In fact, even educated Americans have begun to give up on the idea of achieving prosperity. For instance, 24 percent of young college graduates define the “American Dream” as “not being in debt” (McClelland 553). To further illustrate the decline of the “American Dream,” McClelland observes that “between 1970 and today, the share of the nation’s income that went to the middle class—households earning two-thirds to double the national median—fell from 62 percent to 35 percent” (551). In addition to the falling levels of middle class income since the 1970s, the minimum wage has also remained stagnant, and very low. Author Paul Krugman goes on to report that despite worker productivity doubling, “for about four decades, increases in the minimum wage have consistently fallen behind inflation, so that in real terms the minimum wage is substantially lower than it was in the 1960s” (Krugman).
Kodak’s debt ratio has been improving since 2012 when it was considerably above 1. Their 2014 debt ratio is 0.89, which is very close to Hewlett-Packard and Sony. The debt-to-equity ratio of Kodak is the first signal within the ratios that the company is not performing well. Generally, this ratio should be below 1 and for Kodak in 2014 it was 8.83. Their equity is almost non-existent and this is signaling very weak balance sheet strength.
Throughout the decade, a continuous firing debate still remains, whether to raise the minimum wage or keep as it is. People believe that raising the minimum wage can hurt the economy. More will lose jobs than gain. Though all are true, the amount of poverty shown throughout the decades are jaw dropping. That is in fact one of the leading factors.
The same scenario would reoccur just as it did when the minimum wage was raised before: jobs would be lost. Prices would rise greatly, citizens would lose jobs, and more people will become reliant upon the government if the minimum wage is increased. None of these things are good for an economy, especially one that is already struggling. The consequences of raising the minimum wage rate are very severe.
(See Figure 1) Losing jobs is a serious issue because the unemployment rate would rise. This makes it harder to lower an unemployment rate because you have just raised it. Less people would be able to find jobs as well. When it cost more money to hire low-skill workers, businesses suffer. For example, fast-food chains rely mainly on low-skill workers.
After dropping out of high school, most dropouts do not go into the workforce. A high school dropout will make $260,000 less in a lifetime than a high school graduate. You’re also contributing $60,000 less in federal and state income taxes(Monrad). If you drop out, your plain of careers will shrink tremendously. This is proven by the fact that 90 percent of jobs require you to have graduated from high school (Education Week).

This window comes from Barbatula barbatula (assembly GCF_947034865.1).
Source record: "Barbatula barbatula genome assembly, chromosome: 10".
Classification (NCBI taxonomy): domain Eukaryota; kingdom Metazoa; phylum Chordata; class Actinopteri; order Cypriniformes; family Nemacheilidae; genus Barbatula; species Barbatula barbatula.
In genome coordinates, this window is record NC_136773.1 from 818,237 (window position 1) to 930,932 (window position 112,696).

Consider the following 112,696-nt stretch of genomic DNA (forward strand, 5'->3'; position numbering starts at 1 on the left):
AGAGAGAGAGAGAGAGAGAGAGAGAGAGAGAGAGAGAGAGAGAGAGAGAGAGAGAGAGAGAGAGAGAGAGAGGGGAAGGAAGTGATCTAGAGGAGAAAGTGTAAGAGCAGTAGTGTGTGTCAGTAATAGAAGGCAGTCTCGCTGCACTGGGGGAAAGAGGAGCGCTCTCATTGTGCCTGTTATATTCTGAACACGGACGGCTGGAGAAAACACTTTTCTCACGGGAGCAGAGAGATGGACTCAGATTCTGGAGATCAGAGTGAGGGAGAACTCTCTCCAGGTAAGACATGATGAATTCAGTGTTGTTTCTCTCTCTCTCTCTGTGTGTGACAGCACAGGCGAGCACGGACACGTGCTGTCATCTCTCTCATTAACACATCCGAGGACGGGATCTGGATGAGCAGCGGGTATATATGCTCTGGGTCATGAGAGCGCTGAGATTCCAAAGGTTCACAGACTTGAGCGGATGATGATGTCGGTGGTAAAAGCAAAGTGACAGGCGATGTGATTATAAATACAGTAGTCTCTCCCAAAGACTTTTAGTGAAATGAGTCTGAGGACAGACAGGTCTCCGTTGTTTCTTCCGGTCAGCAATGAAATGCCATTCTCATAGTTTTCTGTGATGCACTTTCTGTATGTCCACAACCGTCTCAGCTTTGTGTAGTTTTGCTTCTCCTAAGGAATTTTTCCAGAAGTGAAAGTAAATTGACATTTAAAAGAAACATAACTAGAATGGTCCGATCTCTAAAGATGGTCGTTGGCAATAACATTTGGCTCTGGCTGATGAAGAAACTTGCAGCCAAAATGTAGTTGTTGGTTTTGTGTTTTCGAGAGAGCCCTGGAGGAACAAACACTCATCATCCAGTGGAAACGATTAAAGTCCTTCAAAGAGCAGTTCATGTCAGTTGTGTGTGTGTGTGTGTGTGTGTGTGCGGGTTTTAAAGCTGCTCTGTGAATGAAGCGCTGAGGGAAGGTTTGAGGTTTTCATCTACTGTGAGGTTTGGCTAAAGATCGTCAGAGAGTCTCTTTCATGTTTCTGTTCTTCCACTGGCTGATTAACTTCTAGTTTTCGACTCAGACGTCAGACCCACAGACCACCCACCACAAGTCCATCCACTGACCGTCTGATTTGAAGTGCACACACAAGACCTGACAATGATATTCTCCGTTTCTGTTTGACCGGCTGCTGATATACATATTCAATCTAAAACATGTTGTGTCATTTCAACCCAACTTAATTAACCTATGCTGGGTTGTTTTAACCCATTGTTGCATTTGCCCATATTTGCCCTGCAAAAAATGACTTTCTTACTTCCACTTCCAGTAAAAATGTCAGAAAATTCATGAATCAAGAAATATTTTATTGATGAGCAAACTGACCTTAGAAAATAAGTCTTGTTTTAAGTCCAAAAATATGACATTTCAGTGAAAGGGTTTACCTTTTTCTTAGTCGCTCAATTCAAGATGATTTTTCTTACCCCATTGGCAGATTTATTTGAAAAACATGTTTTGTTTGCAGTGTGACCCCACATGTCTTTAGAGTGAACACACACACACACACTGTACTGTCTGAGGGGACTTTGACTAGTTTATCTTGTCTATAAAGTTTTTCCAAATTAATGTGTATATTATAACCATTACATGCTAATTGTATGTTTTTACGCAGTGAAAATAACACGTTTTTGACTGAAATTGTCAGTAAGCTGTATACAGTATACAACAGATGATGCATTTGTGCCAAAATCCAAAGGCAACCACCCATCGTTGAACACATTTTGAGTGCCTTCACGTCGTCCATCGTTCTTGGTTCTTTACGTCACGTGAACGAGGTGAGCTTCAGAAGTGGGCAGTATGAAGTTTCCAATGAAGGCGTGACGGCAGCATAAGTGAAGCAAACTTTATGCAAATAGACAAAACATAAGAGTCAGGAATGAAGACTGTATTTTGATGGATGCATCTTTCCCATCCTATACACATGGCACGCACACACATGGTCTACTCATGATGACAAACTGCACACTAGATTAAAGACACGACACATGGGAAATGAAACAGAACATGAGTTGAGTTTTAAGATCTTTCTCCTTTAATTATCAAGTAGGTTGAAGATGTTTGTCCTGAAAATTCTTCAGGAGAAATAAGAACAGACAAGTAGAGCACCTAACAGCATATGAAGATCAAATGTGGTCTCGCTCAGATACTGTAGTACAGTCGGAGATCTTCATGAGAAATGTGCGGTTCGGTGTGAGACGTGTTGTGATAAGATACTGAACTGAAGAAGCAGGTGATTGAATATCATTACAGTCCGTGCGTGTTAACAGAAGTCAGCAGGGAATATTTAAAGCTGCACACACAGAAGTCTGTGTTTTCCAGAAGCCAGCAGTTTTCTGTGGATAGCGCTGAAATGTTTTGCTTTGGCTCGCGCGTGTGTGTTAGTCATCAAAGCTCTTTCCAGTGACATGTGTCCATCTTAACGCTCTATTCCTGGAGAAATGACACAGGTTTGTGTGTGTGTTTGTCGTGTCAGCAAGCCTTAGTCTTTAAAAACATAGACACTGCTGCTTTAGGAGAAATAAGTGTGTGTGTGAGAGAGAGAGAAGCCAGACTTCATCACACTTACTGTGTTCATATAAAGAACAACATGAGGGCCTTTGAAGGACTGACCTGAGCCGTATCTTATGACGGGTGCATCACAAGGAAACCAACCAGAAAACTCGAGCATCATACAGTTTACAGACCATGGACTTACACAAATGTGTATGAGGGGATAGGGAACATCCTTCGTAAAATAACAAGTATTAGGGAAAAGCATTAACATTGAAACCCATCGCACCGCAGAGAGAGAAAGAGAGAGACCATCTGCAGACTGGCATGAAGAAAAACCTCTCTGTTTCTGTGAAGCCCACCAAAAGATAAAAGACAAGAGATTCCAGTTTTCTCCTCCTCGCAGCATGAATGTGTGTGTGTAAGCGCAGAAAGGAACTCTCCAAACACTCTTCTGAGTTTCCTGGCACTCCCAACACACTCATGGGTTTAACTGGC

Most college students are left with substantial amounts of debt restricting them from further advancing in their careers after they graduate and the average family can not keep up with the rising costs of education and have to resort to finding other ways to get the desperately needed money. College Tuition--tripling in 40 years, leaving students with large amounts of debt, accounting for 3.3% of the total U.S. gdp-- should be lowered. To start with, the price of tuition in about 40 years has roughly tripled while average family income has only increased by about 11% leaving families to pay money that they do not have. (Shierholz). During the 1973-1974 school year at a public four-year school, the tuition was $2,710 but in the 2013-2014 school year, the price went up to $8,893.
Youth unemployment is everywhere in Canada. Research demonstrates that the unemployment rate is much lower than it was in the year 2008, but still rising steadily (Yalnizyan, 2014; Kolm, 2013). Chart of the week: Lost youth (2013) reports Canada created 574,000 jobs after the recession happened but, just not for the young; the job market is stagnant for university grads aged 20 to 24. When youth have degrees under their belt and cannot obtain a job, this can result in underemployment, discrimination, and marginalization of youth (Ali, 2014). In essence, even after completing six plus years of post-secondary schooling, unfortunately there is still a shortage of employment.
This data shows us that those in the poor of our country are increasingly less likely to get an education that would get them into the middle class or above. The brunt of this downturn can be blamed on the ever increasing price of a college tuition and the perceived lack of social mobility in America. The costs of a college education would be impossible to pay for most Americans without getting into student load debt that averaged $37,000 for the graduating class of 2016 and is only increasing (cite 8). As inequality grows there are more and more Americans for whom these staggering costs keep them from pursuing a degree. Furthermore, research by
One year at the prestigious Yale University will cost an average of $38,300 (collegeboard.com). Many students who deserve to go to this school may miss out because of the cost and lack of financial aid. The rising cost of college may put higher education out of reach for the average American. This paper will look into the reasons behind the steady rise in prices, the legitimacy of a college education, and why recent graduates are struggling to find jobs in this tough economy. A college education is now as necessary for success as a high school education was in the 1970’s according to the job industry.